Jon Garvey - #70249

June 4th 2012

I heard John’s teaching many times while I was at University, and it helped provide a solid foundation for the rest of my spiritual life.

He was a representative of the same kind of forward looking Reformed theology as B B Warfield’s in an earlier time. Like Warfield, he was able to accommodate comfortably to the insights of science, whilst being absolutely clear on the priority of Scripture in critiquing its metaphysical weaknesses.

That phrase above, “whether or not Darwin’s ‘natural selection’ is the best explanation of its mechanisms” is primarily a theological caveat, not a scientific one. Stott was a pastor-theologian, not a scientist, but the question he would have been asking is not “does the mechanism fit the evidence?” but “does the mechanism allow due place for the sovereign role of God in creation?”

As he said elsewhere:

Of course any theory of evolution which is presented as a blind and random process must be rejected by Christians as incompatible with the biblical revelation that God created everything by his will and word, that he made it ‘good’, and that his creative programme culminated in Godlike human beings. But there does not seem to me to be any biblical reason for denying that some kind of purposive evolutionary development may have been the mode which God employed in creating.


Roger A. Sawtelle - #70254

June 4th 2012

Jon and all,

So where is the purpose in evolutionary development?

BioLogos does not want to talk about purpose and I really do not hear ID talking about purpose.  Does the fact that Creationists talk about purpose make them right in this area?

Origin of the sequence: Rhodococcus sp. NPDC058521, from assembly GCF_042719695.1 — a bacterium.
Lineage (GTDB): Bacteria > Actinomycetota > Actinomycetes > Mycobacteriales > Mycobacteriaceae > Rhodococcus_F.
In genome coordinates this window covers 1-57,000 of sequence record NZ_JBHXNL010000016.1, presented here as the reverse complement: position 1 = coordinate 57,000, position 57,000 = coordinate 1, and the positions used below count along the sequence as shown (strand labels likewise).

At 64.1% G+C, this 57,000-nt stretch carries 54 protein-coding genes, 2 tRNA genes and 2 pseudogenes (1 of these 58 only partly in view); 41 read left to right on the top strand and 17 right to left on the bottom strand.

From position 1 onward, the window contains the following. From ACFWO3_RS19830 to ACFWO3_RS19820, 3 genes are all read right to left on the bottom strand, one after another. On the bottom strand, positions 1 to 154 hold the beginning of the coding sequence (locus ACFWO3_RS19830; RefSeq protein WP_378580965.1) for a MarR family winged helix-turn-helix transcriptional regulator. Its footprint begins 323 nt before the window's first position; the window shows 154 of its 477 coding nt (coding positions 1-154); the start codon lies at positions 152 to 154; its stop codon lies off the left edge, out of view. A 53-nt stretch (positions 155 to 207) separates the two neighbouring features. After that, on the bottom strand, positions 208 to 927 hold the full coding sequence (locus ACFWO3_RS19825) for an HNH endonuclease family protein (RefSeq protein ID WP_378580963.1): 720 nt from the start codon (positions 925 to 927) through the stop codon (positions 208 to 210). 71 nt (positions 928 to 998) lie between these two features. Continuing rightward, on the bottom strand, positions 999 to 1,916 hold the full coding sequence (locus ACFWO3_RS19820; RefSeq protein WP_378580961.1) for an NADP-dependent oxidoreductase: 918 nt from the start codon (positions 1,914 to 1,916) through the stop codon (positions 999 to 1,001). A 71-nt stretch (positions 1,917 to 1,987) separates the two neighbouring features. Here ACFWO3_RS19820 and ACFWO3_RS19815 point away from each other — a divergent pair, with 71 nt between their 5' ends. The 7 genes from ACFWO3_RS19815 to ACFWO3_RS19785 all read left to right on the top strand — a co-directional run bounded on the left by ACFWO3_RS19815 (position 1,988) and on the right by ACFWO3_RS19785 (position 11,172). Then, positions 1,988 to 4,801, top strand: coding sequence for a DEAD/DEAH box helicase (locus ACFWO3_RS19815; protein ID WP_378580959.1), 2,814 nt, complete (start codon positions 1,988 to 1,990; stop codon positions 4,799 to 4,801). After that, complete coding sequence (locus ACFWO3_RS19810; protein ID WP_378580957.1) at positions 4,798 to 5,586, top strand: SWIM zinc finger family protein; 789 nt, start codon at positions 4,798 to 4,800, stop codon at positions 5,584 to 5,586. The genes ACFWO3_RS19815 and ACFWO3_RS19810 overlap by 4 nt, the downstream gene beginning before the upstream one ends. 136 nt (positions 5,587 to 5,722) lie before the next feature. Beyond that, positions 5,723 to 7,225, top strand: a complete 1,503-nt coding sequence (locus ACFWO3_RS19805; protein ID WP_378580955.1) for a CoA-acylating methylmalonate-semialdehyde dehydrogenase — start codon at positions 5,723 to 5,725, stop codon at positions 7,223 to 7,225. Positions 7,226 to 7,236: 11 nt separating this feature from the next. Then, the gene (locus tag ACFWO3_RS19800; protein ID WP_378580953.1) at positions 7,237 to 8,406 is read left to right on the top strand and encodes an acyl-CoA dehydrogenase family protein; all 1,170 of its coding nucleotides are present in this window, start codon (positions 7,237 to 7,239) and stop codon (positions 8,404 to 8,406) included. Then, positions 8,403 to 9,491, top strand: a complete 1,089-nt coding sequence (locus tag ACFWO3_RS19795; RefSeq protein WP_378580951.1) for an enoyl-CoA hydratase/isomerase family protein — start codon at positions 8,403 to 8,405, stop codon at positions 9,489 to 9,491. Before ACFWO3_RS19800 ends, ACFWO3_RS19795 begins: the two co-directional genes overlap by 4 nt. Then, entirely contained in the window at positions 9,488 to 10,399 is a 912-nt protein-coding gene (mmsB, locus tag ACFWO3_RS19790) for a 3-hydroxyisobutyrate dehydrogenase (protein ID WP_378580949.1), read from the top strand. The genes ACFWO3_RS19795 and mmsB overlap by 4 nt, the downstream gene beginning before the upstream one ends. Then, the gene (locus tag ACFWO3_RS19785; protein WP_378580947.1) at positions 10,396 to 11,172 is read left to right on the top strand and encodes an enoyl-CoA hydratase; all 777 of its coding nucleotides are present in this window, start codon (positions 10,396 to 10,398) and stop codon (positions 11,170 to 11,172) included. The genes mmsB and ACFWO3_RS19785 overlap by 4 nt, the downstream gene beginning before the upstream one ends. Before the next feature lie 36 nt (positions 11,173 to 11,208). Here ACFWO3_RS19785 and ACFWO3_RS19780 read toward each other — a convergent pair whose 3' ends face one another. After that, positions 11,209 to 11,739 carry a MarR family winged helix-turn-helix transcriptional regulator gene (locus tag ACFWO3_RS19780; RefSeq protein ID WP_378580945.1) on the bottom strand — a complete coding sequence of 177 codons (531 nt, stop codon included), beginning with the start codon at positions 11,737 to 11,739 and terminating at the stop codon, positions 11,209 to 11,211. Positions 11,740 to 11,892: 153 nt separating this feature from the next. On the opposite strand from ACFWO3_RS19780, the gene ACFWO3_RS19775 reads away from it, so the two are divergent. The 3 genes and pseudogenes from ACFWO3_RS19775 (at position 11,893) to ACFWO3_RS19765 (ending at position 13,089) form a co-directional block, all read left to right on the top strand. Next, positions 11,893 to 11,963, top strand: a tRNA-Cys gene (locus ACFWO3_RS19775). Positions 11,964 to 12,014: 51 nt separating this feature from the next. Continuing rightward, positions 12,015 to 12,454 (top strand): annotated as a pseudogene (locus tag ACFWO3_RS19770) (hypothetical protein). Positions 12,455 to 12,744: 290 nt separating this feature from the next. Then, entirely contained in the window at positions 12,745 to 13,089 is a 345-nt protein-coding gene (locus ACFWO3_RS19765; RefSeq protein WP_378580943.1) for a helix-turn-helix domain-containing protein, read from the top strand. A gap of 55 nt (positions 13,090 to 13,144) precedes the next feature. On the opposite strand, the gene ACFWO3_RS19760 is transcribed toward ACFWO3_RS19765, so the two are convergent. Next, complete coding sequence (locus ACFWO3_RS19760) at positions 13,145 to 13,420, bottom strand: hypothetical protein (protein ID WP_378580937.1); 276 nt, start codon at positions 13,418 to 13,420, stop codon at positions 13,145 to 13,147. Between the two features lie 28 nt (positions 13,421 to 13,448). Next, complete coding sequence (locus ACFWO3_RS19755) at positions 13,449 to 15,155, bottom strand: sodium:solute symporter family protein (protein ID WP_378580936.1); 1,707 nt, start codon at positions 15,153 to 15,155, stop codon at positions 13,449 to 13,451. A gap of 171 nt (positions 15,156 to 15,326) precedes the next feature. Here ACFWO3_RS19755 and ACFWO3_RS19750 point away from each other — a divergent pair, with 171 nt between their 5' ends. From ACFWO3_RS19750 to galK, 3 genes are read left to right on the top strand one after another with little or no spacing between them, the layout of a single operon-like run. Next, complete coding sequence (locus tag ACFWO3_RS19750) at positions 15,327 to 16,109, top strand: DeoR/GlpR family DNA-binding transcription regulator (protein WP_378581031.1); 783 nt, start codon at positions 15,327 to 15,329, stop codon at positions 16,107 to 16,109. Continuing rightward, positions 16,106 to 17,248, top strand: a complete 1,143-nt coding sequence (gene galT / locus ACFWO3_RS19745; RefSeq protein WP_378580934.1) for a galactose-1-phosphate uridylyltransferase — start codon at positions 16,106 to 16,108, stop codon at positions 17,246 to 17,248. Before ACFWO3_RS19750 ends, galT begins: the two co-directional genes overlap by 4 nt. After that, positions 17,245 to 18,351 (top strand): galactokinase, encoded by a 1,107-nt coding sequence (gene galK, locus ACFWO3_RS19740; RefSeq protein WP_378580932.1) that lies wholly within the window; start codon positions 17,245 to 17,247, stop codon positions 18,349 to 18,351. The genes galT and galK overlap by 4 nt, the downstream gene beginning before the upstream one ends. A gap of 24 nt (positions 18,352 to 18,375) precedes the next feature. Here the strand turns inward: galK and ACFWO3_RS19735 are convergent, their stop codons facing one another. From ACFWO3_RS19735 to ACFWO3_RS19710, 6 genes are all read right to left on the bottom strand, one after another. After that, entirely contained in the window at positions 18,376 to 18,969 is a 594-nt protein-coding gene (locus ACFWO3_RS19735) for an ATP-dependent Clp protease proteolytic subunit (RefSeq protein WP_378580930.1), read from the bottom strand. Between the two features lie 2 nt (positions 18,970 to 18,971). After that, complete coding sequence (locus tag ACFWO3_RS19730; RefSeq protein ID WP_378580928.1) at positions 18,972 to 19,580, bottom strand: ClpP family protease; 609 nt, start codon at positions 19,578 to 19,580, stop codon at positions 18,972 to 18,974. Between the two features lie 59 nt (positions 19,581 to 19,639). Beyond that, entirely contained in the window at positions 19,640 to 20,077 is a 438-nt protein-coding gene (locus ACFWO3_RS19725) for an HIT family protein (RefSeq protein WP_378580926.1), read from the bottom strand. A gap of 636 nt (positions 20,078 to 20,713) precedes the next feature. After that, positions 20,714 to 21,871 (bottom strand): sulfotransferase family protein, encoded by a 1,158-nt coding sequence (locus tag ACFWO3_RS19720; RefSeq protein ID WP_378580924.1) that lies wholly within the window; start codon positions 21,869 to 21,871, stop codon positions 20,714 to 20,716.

Jon Garvey - #70255

June 4th 2012

Does the fact that Creationists talk about purpose make them right in this area?


George Bernard Murphy - #70261

June 4th 2012

The Bible says almost nothing about the origin of species.

That is the only thing Darwin addressed.

 So there should be no reason for conflict.

Why Darwin and the Bible are considered opposite sides of a great arguement I cannot fathom.

They talk about different chunks of creation, with Darwin focusing on more minutia.

 The Bible focuses on things like oxygen and the atmosphere, not bird species.

 To be sure GREEN plants are made to appear first [on day 3].

 Then animals that require oxygen on day 5,... but the details of minute species differentiation,.... NO! Darwin handles that.

Gregory - #70262

June 5th 2012

A thread honouring John Stott seems a good place to start. (X)

Thanks to Corey for his bird-watching and photography story.

“his love for birds was an extension of his love for creation and for its Creator.”

Yes, and Stott in his life did a lot of ‘extending.’

His call to “at least one pursuit in the realm of natural history” reads well to my ears and sensibilities, but then again I was born in the countryside, so perhaps it is easier to realise. For city dwellers, who have lived their entire lives on asphalt and in ‘artificial’ surroundings, the ‘Creation Care’ call to nature might sound somewhat different and require alternative opportunities. Surely not everyone is called to be a ‘naturalist’ in studying God’s creation.